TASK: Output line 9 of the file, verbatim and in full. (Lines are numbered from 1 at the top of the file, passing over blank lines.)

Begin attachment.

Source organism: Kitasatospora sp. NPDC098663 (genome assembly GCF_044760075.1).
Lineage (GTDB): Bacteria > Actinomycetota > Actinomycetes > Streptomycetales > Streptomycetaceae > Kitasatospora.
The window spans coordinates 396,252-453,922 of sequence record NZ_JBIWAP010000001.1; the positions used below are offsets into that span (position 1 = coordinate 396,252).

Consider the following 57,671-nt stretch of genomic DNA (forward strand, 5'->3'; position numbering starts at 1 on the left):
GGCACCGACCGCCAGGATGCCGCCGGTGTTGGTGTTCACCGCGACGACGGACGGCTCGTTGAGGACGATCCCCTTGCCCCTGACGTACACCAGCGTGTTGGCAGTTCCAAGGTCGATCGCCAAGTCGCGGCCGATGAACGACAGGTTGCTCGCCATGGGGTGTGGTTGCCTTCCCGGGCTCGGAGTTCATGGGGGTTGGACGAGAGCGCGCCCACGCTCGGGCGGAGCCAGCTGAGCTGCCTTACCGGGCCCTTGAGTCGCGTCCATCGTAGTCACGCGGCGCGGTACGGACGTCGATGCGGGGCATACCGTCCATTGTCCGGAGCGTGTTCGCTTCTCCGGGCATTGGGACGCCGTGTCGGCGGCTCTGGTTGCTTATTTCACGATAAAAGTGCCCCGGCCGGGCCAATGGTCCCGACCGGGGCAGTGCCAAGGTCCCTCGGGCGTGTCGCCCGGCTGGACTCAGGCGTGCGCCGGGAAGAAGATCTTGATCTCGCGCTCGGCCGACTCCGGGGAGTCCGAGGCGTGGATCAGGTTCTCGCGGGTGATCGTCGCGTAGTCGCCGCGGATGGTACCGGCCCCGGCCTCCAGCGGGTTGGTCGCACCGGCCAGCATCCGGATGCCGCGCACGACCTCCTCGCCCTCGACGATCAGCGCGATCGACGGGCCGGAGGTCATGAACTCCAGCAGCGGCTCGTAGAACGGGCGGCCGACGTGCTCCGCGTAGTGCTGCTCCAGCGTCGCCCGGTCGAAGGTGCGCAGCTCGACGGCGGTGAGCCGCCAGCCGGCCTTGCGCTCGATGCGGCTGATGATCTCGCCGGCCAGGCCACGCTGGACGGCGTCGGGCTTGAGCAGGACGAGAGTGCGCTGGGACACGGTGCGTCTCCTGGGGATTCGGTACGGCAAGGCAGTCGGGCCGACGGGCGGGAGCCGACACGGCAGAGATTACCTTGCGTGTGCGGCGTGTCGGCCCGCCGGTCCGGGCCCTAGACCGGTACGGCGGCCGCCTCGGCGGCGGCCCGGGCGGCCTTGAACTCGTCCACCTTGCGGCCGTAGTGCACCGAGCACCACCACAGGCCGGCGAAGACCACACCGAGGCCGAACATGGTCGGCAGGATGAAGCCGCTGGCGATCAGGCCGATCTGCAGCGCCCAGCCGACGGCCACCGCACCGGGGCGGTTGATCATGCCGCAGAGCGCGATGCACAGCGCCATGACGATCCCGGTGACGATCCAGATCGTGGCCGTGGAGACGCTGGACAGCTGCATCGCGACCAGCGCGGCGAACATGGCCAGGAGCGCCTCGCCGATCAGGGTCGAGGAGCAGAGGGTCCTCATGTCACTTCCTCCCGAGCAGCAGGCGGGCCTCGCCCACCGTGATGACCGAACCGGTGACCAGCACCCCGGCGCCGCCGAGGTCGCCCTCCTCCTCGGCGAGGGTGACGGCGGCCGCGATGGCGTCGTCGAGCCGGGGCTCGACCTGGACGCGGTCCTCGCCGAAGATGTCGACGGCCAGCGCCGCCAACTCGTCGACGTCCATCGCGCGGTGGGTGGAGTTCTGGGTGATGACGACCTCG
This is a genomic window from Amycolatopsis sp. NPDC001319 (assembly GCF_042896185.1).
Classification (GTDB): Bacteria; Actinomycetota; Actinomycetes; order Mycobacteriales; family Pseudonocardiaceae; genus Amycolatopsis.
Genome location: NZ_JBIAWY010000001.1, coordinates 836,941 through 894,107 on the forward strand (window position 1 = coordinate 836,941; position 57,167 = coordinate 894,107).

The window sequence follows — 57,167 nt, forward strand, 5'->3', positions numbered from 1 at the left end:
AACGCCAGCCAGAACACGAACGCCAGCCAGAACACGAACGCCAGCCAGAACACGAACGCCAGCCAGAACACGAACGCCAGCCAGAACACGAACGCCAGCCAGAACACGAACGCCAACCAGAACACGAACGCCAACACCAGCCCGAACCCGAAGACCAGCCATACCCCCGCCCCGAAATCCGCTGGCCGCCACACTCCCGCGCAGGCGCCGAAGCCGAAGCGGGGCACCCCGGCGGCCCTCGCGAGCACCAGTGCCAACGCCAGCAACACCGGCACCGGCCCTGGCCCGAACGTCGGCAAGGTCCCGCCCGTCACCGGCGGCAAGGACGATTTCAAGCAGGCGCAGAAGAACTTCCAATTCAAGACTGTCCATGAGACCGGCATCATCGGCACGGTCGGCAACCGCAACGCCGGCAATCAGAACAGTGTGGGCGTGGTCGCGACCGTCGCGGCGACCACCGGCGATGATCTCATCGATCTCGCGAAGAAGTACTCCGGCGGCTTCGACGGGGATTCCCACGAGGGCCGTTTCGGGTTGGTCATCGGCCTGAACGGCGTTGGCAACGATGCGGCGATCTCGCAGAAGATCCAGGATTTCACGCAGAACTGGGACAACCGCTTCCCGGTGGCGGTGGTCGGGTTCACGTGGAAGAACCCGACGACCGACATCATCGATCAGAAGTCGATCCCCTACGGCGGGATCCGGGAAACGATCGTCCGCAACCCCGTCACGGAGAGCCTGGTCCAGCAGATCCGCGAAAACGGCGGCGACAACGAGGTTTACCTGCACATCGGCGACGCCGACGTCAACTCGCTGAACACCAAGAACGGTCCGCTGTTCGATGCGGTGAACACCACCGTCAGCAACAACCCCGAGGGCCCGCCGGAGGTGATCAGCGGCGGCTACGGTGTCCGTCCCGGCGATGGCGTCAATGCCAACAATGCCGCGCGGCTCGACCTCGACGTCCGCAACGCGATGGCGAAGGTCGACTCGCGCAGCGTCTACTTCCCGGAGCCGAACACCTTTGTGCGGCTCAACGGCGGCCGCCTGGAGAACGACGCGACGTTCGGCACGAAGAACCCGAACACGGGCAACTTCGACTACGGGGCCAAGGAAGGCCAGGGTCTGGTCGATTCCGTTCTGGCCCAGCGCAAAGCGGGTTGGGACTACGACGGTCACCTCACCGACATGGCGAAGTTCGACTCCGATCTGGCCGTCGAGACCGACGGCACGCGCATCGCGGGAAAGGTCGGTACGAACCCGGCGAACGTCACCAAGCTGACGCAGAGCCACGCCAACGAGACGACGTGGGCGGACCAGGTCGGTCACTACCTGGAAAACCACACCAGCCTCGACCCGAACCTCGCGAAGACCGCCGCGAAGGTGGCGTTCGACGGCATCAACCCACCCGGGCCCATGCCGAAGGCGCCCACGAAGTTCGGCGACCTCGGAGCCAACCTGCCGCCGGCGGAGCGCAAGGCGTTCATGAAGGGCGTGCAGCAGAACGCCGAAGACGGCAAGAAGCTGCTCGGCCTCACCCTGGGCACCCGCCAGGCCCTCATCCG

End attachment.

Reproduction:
The window sequence follows — 57,167 nt, forward strand, 5'->3', positions numbered from 1 at the left end: